Someone recommended: Why Johnny Can't Sing Hymns, and I've just completed it. The criterion T. David Gordon makes, drawing from a number of other social commentators, are sensible. Music in worship should focus on timelessness, emphasize wisdom and knowledge, is not cut off from the past, is deliberately chosen (instead of just drifting with the culture), is capable of repeated, careful attention, and is communal in nature -- meant to be sung as a group, not as a solo. More could be mentioned, but this makes a good start.

Some native American traditions might very well meet these criterion, but we should also be sensitive to what the music means within their cultural setting. For example, I worked one fire on a particular reservation that had been very influenced by the church. Every meeting was closed with a prayer circle in Christ's name. I noticed a distinct humming sound being made by people throughout the prayer. I've always wondered if this was a synthesis of Christian with pagan. (I honestly don't know, so that's why I don't name the group.) If a group sees a pagan connection to their past music, that should by all means be respected.
 

littlepeople

Puritan Board Freshman
Meaning no disrespect to anyone, this thread would benefit from some precision in terminology. It also might be helpful to look at the history of the Medievil church and its shaping of western music, the systemic differences between Eastern and Western music, the musical roots of CCM. For instance, I'm not sure how we can exclude heavy metal on any musical/cultural grounds that wouldn't likewise apply to contemporary, acoustic, singer-songwriter, or folk styles typically embraced by CCM
 

TimV

Puritanboard Botanist
Make a joyful noise disqualifies a whole lot in the Trinity Hymnal. More like funeral dirges.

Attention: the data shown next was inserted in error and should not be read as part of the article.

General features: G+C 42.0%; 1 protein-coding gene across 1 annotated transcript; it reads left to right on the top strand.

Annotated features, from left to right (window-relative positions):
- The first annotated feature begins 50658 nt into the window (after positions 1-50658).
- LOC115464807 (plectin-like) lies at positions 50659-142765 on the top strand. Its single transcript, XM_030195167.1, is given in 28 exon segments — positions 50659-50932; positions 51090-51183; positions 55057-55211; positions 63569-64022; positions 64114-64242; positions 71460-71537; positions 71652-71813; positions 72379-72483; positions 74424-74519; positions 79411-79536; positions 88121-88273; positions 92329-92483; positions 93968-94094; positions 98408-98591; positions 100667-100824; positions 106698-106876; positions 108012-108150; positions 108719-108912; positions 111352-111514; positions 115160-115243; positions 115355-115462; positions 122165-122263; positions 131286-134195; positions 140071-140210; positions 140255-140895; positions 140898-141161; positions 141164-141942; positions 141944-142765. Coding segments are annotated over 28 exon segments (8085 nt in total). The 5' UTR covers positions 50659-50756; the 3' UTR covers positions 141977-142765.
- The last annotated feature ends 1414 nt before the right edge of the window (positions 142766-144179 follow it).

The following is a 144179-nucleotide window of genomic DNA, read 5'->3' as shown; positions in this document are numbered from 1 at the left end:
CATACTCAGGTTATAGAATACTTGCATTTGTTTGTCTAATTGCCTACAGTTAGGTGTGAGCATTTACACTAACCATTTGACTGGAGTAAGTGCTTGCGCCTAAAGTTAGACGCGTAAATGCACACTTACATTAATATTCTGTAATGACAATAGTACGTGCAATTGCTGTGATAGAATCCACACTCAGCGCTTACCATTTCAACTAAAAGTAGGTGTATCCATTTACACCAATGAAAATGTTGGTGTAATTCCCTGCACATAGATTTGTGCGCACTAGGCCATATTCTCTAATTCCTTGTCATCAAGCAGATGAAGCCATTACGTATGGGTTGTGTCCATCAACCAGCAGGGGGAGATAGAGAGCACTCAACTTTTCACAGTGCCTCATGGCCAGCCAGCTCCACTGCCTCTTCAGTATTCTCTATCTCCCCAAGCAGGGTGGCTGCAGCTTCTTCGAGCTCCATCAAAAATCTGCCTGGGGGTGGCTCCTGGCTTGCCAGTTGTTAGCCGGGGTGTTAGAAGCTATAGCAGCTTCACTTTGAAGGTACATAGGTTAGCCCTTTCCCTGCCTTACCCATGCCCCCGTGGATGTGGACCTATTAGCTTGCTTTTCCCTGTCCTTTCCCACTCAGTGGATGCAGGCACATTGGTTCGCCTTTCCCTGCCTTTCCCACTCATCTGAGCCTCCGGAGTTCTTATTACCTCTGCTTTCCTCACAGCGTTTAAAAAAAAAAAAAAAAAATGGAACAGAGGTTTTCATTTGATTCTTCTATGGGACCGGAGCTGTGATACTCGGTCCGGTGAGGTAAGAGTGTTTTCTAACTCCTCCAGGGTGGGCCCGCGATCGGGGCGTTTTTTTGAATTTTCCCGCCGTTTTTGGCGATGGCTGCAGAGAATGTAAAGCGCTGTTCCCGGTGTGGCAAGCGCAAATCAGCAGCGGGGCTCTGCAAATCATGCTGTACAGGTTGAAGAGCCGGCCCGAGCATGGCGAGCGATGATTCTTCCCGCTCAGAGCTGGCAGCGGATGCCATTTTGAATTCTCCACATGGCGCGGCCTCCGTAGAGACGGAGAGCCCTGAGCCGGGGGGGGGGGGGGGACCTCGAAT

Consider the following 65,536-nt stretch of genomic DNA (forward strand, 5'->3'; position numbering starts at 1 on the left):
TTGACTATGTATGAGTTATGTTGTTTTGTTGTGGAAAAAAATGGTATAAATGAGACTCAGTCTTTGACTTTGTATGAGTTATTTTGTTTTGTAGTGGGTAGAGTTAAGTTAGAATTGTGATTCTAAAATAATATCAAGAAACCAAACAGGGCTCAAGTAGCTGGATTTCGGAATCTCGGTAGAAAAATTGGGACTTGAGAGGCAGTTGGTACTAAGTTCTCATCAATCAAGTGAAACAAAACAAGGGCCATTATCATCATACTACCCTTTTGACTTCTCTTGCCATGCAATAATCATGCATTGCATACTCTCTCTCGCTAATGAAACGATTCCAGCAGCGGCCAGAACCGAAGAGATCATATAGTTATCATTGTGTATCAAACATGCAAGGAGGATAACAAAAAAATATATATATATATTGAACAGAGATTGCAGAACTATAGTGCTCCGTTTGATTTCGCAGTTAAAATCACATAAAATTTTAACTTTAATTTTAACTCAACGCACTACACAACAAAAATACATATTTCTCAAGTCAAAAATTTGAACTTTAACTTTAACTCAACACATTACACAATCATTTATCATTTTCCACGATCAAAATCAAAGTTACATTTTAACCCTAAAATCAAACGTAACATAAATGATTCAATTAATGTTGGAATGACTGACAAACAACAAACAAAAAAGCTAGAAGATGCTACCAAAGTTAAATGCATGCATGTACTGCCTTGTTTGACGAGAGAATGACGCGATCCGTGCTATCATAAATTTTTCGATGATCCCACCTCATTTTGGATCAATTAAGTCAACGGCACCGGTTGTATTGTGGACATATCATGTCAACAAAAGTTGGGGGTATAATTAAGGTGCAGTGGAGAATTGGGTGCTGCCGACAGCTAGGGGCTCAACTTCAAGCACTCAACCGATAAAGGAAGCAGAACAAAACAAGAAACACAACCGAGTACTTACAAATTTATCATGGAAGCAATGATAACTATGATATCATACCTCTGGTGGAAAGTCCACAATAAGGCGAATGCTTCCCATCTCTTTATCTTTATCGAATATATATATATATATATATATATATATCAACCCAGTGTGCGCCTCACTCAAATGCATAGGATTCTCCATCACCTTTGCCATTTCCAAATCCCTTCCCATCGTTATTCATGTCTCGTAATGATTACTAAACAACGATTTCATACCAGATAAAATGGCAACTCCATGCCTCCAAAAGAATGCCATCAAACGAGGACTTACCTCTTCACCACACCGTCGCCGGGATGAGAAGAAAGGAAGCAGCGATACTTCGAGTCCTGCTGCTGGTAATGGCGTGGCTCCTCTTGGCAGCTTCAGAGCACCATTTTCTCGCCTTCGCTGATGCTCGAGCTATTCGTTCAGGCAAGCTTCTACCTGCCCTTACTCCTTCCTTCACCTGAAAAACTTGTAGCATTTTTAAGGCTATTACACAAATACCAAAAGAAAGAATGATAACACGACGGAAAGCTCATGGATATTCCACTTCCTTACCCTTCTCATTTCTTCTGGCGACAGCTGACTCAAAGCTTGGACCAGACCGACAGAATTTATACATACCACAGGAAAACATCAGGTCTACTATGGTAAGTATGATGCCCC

littlepeople

Puritan Board Freshman
communal in nature -- meant to be sung as a group, not as a solo.

This, to me, is the failing point of most contemporary worship songs and also a failure in the "performance" of many worship leaders. I can testify to the ease of writing a song that sounds great for me and my guitar. Writing a song that can be sung corporately requires long hours and blood, sweat, and tears.
 

Covenant Joel

Puritan Board Sophomore
If there were not a universal quality to music, it would not be able to speak across cultural lines, which it undoubtedly does. No, I do not have a problem with Middle Eastern music. I enjoy it. I disagree with you when you say that there is no commonality in music which speaks the same to different cultures.

You say it undoubtedly does, but you don't provide any examples to show that it is beyond doubt. I highly doubt that a Mozart piece communicates the same thing in Native American culture as it does in a Middle Eastern culture or in a Western culture.

And even to say that music communicates something across cultures doesn't mean that it communicates the same thing. Of course music communicates universally. Of course music does affect people. But in order to make your argument work, it would have to communicate the same thing across different cultures. I contend that you haven't proven that, and that to this point, I haven't seen anyone else prove it either.

To say that there is evidence pointing to an objective criteria is not the same as saying that I know what those criteria are. I can state the former with certainty based on what I have seen and learned without being able to describe with words precisely what they are. The difficulty in explaining verbally comes because music is a non-verbal form of communication.

But if you can't define what the objective criteria, then it seems like one ought to consider the possibility that no such criteria exists. Particularly if no one else provides such criteria either. Even the criteria that jwithnell provided from Gordon's book doesn't determine whether a song is good or bad (i.e., right or wrong), it only provides advice on whether or not it is suitable for public worship.